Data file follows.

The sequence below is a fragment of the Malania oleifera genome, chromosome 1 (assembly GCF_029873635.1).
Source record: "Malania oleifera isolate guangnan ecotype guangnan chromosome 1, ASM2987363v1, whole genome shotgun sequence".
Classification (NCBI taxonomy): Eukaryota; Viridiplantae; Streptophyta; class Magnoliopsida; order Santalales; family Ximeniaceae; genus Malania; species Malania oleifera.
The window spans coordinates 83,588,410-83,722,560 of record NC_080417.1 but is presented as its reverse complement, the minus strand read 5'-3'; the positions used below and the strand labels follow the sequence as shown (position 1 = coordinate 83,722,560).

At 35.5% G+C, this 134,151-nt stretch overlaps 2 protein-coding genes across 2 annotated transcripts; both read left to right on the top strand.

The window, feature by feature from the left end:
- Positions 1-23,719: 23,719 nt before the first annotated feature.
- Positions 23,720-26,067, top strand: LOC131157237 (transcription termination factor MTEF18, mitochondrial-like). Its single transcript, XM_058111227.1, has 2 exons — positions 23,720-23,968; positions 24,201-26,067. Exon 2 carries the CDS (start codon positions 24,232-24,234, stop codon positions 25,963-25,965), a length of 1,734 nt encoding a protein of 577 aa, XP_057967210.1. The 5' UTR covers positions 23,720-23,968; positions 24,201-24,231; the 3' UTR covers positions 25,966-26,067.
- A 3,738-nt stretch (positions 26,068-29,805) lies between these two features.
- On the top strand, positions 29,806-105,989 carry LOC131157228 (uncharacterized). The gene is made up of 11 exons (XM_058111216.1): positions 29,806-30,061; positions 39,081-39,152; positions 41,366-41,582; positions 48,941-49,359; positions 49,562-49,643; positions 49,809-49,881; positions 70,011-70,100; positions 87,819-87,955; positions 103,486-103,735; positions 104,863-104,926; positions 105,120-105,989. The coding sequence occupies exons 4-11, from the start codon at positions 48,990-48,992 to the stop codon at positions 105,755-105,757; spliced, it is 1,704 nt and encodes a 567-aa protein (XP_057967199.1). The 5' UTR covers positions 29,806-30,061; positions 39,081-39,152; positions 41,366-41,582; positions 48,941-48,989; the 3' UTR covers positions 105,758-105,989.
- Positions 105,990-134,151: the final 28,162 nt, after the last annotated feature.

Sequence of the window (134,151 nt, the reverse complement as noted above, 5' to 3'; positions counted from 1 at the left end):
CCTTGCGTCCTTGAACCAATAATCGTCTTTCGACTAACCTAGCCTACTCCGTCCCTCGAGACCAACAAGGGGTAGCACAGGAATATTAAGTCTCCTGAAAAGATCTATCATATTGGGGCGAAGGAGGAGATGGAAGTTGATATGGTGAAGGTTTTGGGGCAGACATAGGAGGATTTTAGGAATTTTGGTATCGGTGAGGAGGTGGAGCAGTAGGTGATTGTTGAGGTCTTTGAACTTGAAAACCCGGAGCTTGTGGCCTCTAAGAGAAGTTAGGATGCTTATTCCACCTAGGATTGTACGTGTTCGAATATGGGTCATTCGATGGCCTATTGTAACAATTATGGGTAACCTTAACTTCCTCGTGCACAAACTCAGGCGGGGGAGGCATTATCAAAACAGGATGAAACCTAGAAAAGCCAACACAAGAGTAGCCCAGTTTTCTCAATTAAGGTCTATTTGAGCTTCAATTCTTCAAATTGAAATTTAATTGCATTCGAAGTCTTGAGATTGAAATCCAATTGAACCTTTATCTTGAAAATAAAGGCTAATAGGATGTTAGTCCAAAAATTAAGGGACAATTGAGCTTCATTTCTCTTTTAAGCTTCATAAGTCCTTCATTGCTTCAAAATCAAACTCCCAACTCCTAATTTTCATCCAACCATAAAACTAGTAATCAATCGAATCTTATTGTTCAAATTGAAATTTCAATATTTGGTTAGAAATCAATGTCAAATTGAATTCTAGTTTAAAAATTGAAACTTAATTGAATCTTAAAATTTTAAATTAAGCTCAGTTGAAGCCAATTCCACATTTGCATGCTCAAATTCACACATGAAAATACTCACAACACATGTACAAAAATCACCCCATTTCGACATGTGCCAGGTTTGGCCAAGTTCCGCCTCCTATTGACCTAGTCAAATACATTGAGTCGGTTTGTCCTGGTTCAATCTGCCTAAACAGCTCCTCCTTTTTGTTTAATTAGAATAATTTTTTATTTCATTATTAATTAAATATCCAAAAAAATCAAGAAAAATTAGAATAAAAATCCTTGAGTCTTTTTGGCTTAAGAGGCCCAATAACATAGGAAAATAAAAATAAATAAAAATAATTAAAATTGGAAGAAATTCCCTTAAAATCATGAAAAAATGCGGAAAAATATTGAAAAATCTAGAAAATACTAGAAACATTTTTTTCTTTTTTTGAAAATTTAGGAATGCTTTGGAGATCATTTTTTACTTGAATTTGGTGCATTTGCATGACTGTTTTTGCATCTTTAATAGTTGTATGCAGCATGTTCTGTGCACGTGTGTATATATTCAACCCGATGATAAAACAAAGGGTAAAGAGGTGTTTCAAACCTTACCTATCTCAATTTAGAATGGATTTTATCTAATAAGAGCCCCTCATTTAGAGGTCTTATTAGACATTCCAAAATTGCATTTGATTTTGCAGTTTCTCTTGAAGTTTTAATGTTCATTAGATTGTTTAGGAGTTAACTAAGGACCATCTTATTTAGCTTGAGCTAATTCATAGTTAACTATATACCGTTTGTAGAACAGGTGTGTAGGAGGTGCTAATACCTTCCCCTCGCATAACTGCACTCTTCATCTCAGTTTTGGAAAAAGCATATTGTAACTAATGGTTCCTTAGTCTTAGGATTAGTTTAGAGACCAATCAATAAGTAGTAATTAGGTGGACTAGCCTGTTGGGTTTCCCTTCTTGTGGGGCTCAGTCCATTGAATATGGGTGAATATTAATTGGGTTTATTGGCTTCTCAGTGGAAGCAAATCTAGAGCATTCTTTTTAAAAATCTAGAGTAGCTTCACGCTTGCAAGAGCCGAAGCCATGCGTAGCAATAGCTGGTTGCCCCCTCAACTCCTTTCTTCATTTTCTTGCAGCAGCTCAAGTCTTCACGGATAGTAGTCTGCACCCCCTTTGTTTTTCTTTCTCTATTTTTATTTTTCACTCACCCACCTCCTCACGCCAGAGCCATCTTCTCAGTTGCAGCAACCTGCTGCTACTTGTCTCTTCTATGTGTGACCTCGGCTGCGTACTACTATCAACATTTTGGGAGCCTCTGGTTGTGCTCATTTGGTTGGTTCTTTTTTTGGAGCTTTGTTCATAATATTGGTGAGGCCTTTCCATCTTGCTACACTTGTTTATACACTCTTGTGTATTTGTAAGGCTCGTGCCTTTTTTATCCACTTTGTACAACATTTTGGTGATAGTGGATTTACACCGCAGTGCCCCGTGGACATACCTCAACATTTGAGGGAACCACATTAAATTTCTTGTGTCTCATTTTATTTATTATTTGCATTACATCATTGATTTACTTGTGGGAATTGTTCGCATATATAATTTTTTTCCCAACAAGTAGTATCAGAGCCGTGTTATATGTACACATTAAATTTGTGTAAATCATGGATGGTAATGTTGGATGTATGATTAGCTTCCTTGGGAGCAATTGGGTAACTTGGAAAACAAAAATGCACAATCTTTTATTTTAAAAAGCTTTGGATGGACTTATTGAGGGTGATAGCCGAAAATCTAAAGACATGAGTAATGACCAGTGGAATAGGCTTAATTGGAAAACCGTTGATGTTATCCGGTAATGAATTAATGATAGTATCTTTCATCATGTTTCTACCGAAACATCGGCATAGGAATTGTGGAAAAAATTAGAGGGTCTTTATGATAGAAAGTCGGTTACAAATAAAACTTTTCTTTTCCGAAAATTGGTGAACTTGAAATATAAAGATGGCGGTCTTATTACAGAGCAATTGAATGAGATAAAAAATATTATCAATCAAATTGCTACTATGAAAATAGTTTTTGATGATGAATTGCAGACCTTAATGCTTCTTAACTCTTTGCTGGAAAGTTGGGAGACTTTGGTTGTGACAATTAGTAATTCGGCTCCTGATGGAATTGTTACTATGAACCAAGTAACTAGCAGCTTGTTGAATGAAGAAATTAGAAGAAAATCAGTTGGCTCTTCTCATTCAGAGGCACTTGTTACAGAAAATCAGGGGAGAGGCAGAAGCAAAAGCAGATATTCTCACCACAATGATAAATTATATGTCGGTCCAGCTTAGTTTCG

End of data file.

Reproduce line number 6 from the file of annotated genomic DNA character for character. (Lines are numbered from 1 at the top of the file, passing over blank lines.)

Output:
The window, feature by feature from the left end: